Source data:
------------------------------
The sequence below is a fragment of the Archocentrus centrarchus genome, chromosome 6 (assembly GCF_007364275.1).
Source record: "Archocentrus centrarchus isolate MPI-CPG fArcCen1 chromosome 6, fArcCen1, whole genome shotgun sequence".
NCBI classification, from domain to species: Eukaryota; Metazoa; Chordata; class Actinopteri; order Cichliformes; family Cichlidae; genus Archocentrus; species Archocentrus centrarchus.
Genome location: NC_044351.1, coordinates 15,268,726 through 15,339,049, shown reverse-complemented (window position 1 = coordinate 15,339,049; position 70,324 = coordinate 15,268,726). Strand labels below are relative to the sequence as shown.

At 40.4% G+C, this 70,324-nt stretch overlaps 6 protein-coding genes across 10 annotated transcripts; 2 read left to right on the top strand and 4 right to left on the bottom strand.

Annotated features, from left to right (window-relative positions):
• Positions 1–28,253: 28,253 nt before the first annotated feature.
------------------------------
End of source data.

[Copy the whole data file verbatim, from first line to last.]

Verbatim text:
The sequence below is a fragment of the Archocentrus centrarchus genome, chromosome 6 (assembly GCF_007364275.1).
Source record: "Archocentrus centrarchus isolate MPI-CPG fArcCen1 chromosome 6, fArcCen1, whole genome shotgun sequence".
NCBI classification, from domain to species: Eukaryota; Metazoa; Chordata; class Actinopteri; order Cichliformes; family Cichlidae; genus Archocentrus; species Archocentrus centrarchus.
Genome location: NC_044351.1, coordinates 15,268,726 through 15,339,049, shown reverse-complemented (window position 1 = coordinate 15,339,049; position 70,324 = coordinate 15,268,726). Strand labels below are relative to the sequence as shown.

At 40.4% G+C, this 70,324-nt stretch overlaps 6 protein-coding genes across 10 annotated transcripts; 2 read left to right on the top strand and 4 right to left on the bottom strand.

Annotated features, from left to right (window-relative positions):
• Positions 1–28,253: 28,253 nt before the first annotated feature.